The aesthetics of these antennas has not gone totally ignored. In may be the most widespread attempt to rethink the way this infrastructure appears, countless antennas have been configured onto poles and structures in the size, shape and color of trees.
You've probably noticed one on the side of a freeway or next to one of those windowless utility buildings. The best is when they're towering over other actual trees in order to get uninterrupted service yet emphasizing their fakeness. There's a company in Arizona that designs this "utility camouflage," and has a fleet of cell phone tower concealments ranging from palms to pine trees and even a 35-foot Saguaro cactus.
These companies are even painting on their camouflage to try to blend the antennas into the buildings they're mounted on.
It's become a popular way to try to reduce the visual blight of this infrastructure. But, let's be honest, nobody's fooled, and the result is pretty tacky.
In Vancouver, the novelist and artist Douglas Coupland is hoping to bring some actual design sense into play. He's proposed the V-Pole, a "modular utility pole connected to underground optical wiring" that can provide "wi-fi and mobile wireless, LED street lighting, electric vehicle charging, parking transactions and can act as an electronic neighborhood bulletin board." Though there's no plan to start installing V-Poles around the city, Coupland's idea has the backing of Vancouver Mayor Gregor Robertson.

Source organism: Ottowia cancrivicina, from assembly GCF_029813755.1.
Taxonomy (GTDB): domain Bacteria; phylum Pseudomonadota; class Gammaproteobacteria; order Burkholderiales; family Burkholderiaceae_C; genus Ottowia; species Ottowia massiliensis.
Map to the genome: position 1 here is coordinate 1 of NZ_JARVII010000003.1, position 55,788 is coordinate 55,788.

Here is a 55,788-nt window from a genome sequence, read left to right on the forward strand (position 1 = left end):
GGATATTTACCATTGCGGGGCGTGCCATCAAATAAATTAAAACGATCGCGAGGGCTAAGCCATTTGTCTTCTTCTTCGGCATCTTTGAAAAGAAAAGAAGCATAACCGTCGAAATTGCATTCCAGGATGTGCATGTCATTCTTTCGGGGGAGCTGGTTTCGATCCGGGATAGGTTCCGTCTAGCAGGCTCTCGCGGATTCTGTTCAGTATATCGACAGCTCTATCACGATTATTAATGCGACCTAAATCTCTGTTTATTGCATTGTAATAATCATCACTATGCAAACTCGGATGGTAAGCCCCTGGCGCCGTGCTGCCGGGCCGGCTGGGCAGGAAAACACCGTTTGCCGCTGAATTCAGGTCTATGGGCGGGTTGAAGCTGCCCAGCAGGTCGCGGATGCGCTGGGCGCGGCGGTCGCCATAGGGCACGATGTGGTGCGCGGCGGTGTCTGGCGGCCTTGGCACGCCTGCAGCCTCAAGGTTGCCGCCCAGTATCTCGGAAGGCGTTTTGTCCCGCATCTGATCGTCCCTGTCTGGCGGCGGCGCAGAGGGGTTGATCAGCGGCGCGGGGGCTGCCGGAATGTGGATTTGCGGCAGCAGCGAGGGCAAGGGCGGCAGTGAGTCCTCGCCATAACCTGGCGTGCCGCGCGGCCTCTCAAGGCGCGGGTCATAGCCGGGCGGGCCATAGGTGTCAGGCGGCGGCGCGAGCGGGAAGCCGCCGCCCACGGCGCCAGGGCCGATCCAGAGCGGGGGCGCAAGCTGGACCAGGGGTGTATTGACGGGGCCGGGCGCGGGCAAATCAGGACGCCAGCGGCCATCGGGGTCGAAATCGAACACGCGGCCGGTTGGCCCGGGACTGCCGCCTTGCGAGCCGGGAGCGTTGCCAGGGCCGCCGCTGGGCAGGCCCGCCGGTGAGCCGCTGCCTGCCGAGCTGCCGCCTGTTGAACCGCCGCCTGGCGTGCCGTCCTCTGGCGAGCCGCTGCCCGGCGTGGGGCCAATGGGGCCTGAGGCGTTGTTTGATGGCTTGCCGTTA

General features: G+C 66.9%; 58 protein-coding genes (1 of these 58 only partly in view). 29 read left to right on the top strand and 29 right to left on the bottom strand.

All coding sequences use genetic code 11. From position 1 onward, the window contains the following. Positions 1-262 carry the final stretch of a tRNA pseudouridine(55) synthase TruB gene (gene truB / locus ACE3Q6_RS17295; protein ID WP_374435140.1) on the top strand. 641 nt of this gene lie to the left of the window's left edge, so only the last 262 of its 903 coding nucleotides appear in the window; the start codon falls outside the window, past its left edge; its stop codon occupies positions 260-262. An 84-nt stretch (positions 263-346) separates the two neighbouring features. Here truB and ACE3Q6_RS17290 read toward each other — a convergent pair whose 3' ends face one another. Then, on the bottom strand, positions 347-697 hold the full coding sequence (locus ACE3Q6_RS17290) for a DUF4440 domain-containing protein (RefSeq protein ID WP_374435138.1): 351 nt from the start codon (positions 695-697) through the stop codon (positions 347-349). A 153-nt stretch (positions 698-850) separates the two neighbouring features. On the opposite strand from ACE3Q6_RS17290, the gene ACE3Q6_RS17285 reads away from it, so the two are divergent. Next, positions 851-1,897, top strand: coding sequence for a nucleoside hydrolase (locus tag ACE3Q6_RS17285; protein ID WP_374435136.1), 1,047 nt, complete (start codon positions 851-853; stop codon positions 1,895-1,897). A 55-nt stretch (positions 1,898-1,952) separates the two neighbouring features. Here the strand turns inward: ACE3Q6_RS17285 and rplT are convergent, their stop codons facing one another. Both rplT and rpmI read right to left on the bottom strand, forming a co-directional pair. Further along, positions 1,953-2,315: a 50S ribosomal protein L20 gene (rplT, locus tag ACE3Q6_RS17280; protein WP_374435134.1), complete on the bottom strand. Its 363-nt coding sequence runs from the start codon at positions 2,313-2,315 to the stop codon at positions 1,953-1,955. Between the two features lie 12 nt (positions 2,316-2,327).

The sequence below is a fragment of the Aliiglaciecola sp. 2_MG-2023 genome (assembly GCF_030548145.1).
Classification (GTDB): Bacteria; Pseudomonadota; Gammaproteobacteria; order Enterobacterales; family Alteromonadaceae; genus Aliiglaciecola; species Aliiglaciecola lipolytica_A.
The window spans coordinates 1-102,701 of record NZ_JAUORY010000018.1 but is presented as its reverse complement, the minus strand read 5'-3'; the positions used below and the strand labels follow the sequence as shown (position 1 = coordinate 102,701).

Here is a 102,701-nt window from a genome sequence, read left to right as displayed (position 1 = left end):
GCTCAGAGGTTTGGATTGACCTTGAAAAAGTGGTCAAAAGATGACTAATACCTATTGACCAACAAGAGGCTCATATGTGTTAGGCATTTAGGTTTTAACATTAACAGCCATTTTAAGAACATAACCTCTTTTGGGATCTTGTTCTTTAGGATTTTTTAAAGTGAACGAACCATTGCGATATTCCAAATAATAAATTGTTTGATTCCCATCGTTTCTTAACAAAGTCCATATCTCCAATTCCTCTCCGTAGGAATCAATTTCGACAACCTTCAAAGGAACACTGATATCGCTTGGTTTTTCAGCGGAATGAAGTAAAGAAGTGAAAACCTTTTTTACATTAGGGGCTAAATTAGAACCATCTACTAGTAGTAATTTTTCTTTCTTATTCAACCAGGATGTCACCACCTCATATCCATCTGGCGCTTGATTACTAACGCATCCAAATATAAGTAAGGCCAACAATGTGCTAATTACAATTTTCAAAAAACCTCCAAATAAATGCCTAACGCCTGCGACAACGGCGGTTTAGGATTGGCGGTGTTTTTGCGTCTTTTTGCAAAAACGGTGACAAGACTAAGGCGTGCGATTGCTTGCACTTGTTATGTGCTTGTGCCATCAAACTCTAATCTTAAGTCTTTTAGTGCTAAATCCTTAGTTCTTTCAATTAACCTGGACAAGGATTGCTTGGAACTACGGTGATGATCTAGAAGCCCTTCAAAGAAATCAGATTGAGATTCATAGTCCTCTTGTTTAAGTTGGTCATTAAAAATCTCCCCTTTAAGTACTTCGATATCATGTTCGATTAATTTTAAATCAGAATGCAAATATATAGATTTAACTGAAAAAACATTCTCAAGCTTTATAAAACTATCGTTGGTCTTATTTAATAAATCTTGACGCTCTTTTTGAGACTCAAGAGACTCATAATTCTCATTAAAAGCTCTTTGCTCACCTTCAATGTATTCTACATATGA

The V-Pole idea is a big step forward. Instead of trying to hide the infrastructure, it embraces it. The fact that we have so many tucked-away rooftop arrays and fake trees is evidence of a widespread denial we're all in – that somehow the infrastructure that's so important to our interconnected and information-heavy lifestyle is to be shunned. Both the fake trees and the V-Pole underscore the reality that these things can't be hidden. And maybe they shouldn't be.
High design has one solution, but given the likely millions of these antennas scattered around the world, maybe it would be easier to simply start embracing them. Rather than trying to hide them, maybe cell antennas should be better integrated into the designs of buildings or facades or even public sculptures. Maybe we could even make a scaled-down version of the design effort we put into TV towers like the CN Tower in Toronto or the newly opened Tokyo SkyTree, now the second tallest structure in the world. Surely, we don't need the world's tallest tower to hold a few cell phone antennas, but maybe we should start to grant them a little more stature or respect as we continue to scatter them across the built environment. Given how important these antennas have become to our lives, it's a little rude not to.
Top image: Flickr/Benimoto